Global Mobility Challenges, January 2023 | K2 Corporate Mobility
The first month of the new year saw mobility continue at the same pace as in 2022, with a number of key changes and developments taking place around the world, within the housing market and the immigration sphere. This update provides a brief explanation of those main changes.
Property Market Updates
UK. We are pleased to see a slight increase in the availability of rental property in London. This is due to a slower sales market which is prompting landlords and property owners to move properties which aren’t selling, onto the rental market.
We are also seeing a slight increase in the availability of serviced accommodation. However, costs remain high due to block/property owners needing to ensure that spiralling utilities costs are covered within the nightly rate.
Germany. Currently, the most challenging location in Germany is Berlin. Berlin Municipality has overturned rent control, creating an extremely competitive market with an average of over 1,000 applicants per property, even for studio or 1-bed properties.
As a result, landlords are becoming increasingly selective when it comes to choosing their tenants. They are showing a preference for European, German-speaking tenants, tenants who are willing to pay in advance or tenants who are willing to take on two/three year leases.
We anticipate that this situation will continue into and throughout the next quarter. Consequently, it is critical to forward plan and consider timings carefully when looking to relocate assignees to Berlin, as well as to Münich, Stuttgart, Frankfurt and other large German cities, all of which are experiencing similar problems.
As a consequence of the additional time needed to secure permanent properties in multiple German cities, we have seen an increase in the serviced accommodation allowance – from 30 days to 45 or even 60. In a related vein, the availability of serviced accommodation across Germany seems to be increasing, and costs have begun to return to pre-Ukraine conflict levels.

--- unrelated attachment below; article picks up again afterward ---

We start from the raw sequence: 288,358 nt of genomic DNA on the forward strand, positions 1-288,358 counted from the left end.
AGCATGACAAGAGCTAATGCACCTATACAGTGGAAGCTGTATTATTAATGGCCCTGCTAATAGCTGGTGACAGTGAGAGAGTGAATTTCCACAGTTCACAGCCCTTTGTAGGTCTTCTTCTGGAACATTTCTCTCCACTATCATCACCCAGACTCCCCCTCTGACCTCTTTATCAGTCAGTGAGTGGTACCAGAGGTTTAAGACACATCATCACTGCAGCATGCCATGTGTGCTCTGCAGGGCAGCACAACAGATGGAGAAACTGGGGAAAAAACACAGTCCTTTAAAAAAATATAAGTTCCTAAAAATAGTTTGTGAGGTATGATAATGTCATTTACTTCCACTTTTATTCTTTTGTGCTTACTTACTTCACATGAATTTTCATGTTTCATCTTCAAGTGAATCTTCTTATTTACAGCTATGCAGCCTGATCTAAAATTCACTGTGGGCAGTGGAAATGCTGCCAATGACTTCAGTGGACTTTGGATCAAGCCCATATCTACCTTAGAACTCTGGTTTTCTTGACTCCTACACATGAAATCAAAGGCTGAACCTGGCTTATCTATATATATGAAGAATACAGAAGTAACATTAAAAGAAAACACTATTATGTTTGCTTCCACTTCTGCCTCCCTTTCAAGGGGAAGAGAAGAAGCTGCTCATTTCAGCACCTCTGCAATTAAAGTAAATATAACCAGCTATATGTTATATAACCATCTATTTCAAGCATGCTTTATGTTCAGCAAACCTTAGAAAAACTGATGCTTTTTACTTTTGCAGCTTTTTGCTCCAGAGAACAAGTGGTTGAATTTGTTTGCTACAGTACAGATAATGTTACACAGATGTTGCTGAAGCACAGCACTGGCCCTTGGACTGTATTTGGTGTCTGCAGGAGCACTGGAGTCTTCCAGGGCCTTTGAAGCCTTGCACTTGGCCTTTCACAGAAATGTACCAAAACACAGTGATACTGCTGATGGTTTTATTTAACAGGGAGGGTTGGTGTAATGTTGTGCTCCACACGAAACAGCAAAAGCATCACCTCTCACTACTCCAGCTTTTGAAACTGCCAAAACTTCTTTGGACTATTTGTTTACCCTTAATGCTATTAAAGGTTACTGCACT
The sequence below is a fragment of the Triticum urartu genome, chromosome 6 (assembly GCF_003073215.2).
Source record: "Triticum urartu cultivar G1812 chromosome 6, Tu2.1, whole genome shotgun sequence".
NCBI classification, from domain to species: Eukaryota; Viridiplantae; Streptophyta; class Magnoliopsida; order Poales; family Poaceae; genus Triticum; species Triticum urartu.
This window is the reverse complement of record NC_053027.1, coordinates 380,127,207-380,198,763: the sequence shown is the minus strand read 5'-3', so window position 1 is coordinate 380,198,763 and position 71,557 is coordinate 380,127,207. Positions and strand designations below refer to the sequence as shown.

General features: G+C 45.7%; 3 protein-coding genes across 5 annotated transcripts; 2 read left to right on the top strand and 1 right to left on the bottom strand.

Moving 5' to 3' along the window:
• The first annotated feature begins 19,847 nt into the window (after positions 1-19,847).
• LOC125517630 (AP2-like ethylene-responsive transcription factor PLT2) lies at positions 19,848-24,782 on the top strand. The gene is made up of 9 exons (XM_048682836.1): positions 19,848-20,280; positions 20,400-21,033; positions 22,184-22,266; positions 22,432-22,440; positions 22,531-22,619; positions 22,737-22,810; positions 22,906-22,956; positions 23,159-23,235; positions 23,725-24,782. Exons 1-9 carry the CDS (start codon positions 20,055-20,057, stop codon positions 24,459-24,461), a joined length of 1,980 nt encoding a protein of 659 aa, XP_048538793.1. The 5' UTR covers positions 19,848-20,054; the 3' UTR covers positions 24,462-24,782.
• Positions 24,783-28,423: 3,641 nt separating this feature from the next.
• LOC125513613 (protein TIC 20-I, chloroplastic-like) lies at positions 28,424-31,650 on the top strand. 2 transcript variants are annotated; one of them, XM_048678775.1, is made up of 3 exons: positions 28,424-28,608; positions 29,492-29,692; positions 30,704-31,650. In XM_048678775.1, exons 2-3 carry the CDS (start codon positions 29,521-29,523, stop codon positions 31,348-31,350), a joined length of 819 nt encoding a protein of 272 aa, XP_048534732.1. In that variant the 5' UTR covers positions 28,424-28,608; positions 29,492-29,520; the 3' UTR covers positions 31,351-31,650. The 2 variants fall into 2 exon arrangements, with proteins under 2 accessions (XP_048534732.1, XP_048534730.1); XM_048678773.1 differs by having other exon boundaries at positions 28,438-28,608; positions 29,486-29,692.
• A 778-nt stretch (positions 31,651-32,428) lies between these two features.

Canada. As of 1st January 2023, if you are not a Canadian citizen or permanent resident, you are no longer able to purchase residential properties in Canada. This ban does not apply to cottages, lake houses or municipalities with a core population of less than 10,000. It also does not apply to those with temporary work permits, refugee claimants and international students who meet certain criteria.
The CERC, the ERC and others are currently lobbying the Federal Government to amend the ban so that all foreign nationals who are legally allowed to work in Canada are exempt from it. There is a great deal of confusion surrounding the subject, with experts as yet unable to provide any definitive answers. Therefore, if you are considering purchasing real estate in Canada, it is imperative that you consult with immigration lawyers and other legal experts before making a concrete decision.
Sweden. Like many countries, Sweden is now becoming increasingly strict in its processing of work permit applications and is requesting more documents from applicants than ever before. As a result, even small errors in an application are likely to lead to it being refused.
China. China has now lifted most of the travel restrictions that it implemented in 2020, which means that we can expect to see a substantial increase in the number of people travelling to China this year. However, due to the recent surge in COVID-19 cases in China, many countries have implemented stricter restrictions for travellers arriving from China. Therefore, specific country requirements should be confirmed with your Immigration Consultant when planning any moves out of China.
Australia. The Australian Government has announced a series of stricter rules for pets entering the country. The rules will come into effect on 1st March 2023. Under the new rules, all pets must be chipped with an ISO microchip and that microchip must be scanned by the official government vet in the country of origin at the start of the preparation process.
In addition, on arrival in Australia, pets will now need to remain in quarantine for 30 rather than 10 days. The additional 20 days of quarantine will cost pet owners approximately £367 per pet.
Global. We are seeing a steady reduction in shipping and air freight rates across the globe. We are hopeful that this trend will continue and are keeping a close eye on the situation to see how it develops.
During 2022 we saw several container ports temporarily halt services due to employer strike action. We are in regular communication with our logistics partners regarding any planned strikes.